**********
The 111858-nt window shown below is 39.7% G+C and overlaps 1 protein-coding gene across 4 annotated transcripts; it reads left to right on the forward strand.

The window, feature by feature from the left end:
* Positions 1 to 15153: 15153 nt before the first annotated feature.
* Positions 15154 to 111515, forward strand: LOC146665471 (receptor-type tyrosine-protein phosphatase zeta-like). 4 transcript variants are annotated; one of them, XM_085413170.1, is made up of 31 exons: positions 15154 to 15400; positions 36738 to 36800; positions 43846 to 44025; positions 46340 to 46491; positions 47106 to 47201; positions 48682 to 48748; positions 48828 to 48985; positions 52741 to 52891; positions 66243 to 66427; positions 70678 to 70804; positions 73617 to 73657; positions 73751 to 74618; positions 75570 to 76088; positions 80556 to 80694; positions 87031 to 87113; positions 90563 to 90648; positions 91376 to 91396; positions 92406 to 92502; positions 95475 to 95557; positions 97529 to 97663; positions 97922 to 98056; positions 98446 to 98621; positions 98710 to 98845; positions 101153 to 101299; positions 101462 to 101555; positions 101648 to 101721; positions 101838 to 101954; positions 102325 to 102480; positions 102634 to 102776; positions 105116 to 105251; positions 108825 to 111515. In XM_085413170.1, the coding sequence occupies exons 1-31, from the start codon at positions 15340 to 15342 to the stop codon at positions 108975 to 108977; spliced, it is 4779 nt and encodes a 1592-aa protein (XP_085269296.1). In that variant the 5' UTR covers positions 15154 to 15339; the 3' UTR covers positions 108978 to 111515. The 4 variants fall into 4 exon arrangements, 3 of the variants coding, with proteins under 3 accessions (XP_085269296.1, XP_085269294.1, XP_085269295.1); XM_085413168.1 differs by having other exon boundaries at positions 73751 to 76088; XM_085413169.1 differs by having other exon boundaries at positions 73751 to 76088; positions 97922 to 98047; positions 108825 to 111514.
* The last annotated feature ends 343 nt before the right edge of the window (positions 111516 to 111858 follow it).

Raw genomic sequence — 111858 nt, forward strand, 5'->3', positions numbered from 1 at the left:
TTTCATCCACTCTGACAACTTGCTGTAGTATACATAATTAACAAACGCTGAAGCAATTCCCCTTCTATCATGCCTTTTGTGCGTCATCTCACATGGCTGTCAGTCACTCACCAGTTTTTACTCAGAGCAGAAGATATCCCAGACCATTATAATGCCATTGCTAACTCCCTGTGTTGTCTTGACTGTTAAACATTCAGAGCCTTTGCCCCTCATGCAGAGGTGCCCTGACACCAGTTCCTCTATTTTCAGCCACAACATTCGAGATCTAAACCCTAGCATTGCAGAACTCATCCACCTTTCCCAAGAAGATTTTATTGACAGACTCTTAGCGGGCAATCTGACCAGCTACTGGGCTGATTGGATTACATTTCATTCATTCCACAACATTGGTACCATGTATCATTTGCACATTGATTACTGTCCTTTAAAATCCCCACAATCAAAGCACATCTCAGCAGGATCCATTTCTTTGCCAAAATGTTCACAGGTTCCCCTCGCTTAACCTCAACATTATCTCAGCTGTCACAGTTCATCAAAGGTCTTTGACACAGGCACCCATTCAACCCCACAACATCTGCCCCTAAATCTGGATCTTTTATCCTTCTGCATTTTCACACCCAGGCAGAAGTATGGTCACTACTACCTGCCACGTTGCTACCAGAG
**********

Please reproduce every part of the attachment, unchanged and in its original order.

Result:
The 111858-nt window shown below is 39.7% G+C and overlaps 1 protein-coding gene across 4 annotated transcripts; it reads left to right on the forward strand.

The window, feature by feature from the left end:
* Positions 1 to 15153: 15153 nt before the first annotated feature.
* Positions 15154 to 111515, forward strand: LOC146665471 (receptor-type tyrosine-protein phosphatase zeta-like). 4 transcript variants are annotated; one of them, XM_085413170.1, is made up of 31 exons: positions 15154 to 15400; positions 36738 to 36800; positions 43846 to 44025; positions 46340 to 46491; positions 47106 to 47201; positions 48682 to 48748; positions 48828 to 48985; positions 52741 to 52891; positions 66243 to 66427; positions 70678 to 70804; positions 73617 to 73657; positions 73751 to 74618; positions 75570 to 76088; positions 80556 to 80694; positions 87031 to 87113; positions 90563 to 90648; positions 91376 to 91396; positions 92406 to 92502; positions 95475 to 95557; positions 97529 to 97663; positions 97922 to 98056; positions 98446 to 98621; positions 98710 to 98845; positions 101153 to 101299; positions 101462 to 101555; positions 101648 to 101721; positions 101838 to 101954; positions 102325 to 102480; positions 102634 to 102776; positions 105116 to 105251; positions 108825 to 111515. In XM_085413170.1, the coding sequence occupies exons 1-31, from the start codon at positions 15340 to 15342 to the stop codon at positions 108975 to 108977; spliced, it is 4779 nt and encodes a 1592-aa protein (XP_085269296.1). In that variant the 5' UTR covers positions 15154 to 15339; the 3' UTR covers positions 108978 to 111515. The 4 variants fall into 4 exon arrangements, 3 of the variants coding, with proteins under 3 accessions (XP_085269296.1, XP_085269294.1, XP_085269295.1); XM_085413168.1 differs by having other exon boundaries at positions 73751 to 76088; XM_085413169.1 differs by having other exon boundaries at positions 73751 to 76088; positions 97922 to 98047; positions 108825 to 111514.
* The last annotated feature ends 343 nt before the right edge of the window (positions 111516 to 111858 follow it).

Raw genomic sequence — 111858 nt, forward strand, 5'->3', positions numbered from 1 at the left:
TTTCATCCACTCTGACAACTTGCTGTAGTATACATAATTAACAAACGCTGAAGCAATTCCCCTTCTATCATGCCTTTTGTGCGTCATCTCACATGGCTGTCAGTCACTCACCAGTTTTTACTCAGAGCAGAAGATATCCCAGACCATTATAATGCCATTGCTAACTCCCTGTGTTGTCTTGACTGTTAAACATTCAGAGCCTTTGCCCCTCATGCAGAGGTGCCCTGACACCAGTTCCTCTATTTTCAGCCACAACATTCGAGATCTAAACCCTAGCATTGCAGAACTCATCCACCTTTCCCAAGAAGATTTTATTGACAGACTCTTAGCGGGCAATCTGACCAGCTACTGGGCTGATTGGATTACATTTCATTCATTCCACAACATTGGTACCATGTATCATTTGCACATTGATTACTGTCCTTTAAAATCCCCACAATCAAAGCACATCTCAGCAGGATCCATTTCTTTGCCAAAATGTTCACAGGTTCCCCTCGCTTAACCTCAACATTATCTCAGCTGTCACAGTTCATCAAAGGTCTTTGACACAGGCACCCATTCAACCCCACAACATCTGCCCCTAAATCTGGATCTTTTATCCTTCTGCATTTTCACACCCAGGCAGAAGTATGGTCACTACTACCTGCCACGTTGCTACCAGAG